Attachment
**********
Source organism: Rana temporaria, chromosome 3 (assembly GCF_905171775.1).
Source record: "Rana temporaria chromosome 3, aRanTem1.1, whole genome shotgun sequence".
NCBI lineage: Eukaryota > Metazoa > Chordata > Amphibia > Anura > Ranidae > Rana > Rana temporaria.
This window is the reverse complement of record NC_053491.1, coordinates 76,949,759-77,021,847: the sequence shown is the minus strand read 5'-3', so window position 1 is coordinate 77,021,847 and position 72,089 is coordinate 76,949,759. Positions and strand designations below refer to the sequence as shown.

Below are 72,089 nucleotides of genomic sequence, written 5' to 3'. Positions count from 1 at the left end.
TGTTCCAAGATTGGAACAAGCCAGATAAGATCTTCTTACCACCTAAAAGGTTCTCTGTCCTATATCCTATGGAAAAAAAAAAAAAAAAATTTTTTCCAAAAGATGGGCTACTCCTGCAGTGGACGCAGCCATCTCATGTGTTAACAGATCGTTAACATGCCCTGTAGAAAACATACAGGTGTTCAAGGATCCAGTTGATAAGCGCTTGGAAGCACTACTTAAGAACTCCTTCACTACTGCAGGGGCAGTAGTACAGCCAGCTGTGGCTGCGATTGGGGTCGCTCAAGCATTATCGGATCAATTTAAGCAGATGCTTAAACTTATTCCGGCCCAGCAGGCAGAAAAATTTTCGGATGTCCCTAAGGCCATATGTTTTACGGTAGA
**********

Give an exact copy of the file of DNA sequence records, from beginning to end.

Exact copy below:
Source organism: Rana temporaria, chromosome 3 (assembly GCF_905171775.1).
Source record: "Rana temporaria chromosome 3, aRanTem1.1, whole genome shotgun sequence".
NCBI lineage: Eukaryota > Metazoa > Chordata > Amphibia > Anura > Ranidae > Rana > Rana temporaria.
This window is the reverse complement of record NC_053491.1, coordinates 76,949,759-77,021,847: the sequence shown is the minus strand read 5'-3', so window position 1 is coordinate 77,021,847 and position 72,089 is coordinate 76,949,759. Positions and strand designations below refer to the sequence as shown.

Below are 72,089 nucleotides of genomic sequence, written 5' to 3'. Positions count from 1 at the left end.
TGTTCCAAGATTGGAACAAGCCAGATAAGATCTTCTTACCACCTAAAAGGTTCTCTGTCCTATATCCTATGGAAAAAAAAAAAAAAAAATTTTTTCCAAAAGATGGGCTACTCCTGCAGTGGACGCAGCCATCTCATGTGTTAACAGATCGTTAACATGCCCTGTAGAAAACATACAGGTGTTCAAGGATCCAGTTGATAAGCGCTTGGAAGCACTACTTAAGAACTCCTTCACTACTGCAGGGGCAGTAGTACAGCCAGCTGTGGCTGCGATTGGGGTCGCTCAAGCATTATCGGATCAATTTAAGCAGATGCTTAAACTTATTCCGGCCCAGCAGGCAGAAAAATTTTCGGATGTCCCTAAGGCCATATGTTTTACGGTAGA